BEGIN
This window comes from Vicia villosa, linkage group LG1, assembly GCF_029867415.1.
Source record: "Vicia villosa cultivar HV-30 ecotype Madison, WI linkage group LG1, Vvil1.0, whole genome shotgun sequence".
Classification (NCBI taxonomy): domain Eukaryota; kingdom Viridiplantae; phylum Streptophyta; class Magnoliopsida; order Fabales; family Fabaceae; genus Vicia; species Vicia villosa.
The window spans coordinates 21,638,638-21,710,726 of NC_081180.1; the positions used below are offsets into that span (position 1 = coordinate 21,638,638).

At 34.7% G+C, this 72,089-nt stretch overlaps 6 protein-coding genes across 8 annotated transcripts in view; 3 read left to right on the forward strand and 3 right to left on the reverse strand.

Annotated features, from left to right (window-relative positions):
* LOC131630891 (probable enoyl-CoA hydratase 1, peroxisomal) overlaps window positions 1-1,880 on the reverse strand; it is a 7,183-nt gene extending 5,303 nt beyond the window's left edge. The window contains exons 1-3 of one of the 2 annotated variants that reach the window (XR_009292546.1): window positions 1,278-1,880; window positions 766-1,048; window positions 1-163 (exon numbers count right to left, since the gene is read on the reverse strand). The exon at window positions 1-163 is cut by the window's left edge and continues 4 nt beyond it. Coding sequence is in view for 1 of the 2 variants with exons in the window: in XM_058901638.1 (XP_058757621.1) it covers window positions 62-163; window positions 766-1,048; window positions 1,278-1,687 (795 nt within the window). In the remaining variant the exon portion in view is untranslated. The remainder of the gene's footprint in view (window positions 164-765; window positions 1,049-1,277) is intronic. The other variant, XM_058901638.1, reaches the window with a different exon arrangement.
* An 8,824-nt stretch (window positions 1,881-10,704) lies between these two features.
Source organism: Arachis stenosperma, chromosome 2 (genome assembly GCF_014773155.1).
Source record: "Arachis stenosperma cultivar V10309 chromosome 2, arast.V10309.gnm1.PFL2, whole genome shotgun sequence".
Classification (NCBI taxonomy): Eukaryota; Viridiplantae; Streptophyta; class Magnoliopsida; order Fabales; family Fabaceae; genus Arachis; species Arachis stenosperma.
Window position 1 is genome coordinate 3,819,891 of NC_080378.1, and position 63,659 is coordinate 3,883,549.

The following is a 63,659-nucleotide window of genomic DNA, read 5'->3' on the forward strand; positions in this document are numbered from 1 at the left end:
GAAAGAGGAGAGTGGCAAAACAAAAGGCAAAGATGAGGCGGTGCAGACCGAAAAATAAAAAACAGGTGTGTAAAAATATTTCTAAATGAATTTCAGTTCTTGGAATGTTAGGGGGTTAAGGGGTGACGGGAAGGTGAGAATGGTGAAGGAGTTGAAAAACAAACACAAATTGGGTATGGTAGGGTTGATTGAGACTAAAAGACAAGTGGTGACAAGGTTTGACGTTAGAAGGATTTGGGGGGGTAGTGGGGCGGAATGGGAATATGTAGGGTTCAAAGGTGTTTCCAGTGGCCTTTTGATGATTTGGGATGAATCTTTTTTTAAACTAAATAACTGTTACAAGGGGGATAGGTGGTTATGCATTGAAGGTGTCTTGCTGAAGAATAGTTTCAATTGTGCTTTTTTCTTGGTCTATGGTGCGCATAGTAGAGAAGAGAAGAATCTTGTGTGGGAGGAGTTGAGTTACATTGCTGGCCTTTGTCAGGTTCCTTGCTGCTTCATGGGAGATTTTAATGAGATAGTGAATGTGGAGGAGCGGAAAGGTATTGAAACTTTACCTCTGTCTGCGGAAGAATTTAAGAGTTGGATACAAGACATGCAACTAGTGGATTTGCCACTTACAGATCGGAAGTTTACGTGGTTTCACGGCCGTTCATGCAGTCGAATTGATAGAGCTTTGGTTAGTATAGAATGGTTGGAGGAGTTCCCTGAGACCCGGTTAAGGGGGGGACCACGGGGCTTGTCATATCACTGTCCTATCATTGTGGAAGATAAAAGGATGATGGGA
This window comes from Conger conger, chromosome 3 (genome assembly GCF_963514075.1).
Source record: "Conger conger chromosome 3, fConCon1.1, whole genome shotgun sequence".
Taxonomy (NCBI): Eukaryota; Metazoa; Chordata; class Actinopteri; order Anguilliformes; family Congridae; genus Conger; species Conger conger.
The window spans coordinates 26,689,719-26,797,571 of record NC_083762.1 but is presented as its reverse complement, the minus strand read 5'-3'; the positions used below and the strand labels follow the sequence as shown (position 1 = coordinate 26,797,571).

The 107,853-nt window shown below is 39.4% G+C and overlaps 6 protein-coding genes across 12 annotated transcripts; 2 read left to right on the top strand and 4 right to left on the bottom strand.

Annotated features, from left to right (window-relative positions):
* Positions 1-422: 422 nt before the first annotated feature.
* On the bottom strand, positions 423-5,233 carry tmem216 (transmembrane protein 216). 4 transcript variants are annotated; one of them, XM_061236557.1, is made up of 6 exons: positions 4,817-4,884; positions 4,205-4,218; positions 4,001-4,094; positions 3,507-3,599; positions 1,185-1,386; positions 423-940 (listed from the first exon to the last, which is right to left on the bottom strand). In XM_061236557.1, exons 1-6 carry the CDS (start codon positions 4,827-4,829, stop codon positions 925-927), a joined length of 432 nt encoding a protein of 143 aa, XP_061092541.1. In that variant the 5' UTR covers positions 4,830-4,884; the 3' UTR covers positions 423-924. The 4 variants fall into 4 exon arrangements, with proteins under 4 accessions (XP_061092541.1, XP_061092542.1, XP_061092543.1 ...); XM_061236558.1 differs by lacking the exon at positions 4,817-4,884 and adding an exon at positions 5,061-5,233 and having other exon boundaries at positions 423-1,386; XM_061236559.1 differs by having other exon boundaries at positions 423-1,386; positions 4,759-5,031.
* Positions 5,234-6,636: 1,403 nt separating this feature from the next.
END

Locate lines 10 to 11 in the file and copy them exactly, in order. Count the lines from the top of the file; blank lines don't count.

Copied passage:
Source record: "Arachis stenosperma cultivar V10309 chromosome 2, arast.V10309.gnm1.PFL2, whole genome shotgun sequence".
Classification (NCBI taxonomy): Eukaryota; Viridiplantae; Streptophyta; class Magnoliopsida; order Fabales; family Fabaceae; genus Arachis; species Arachis stenosperma.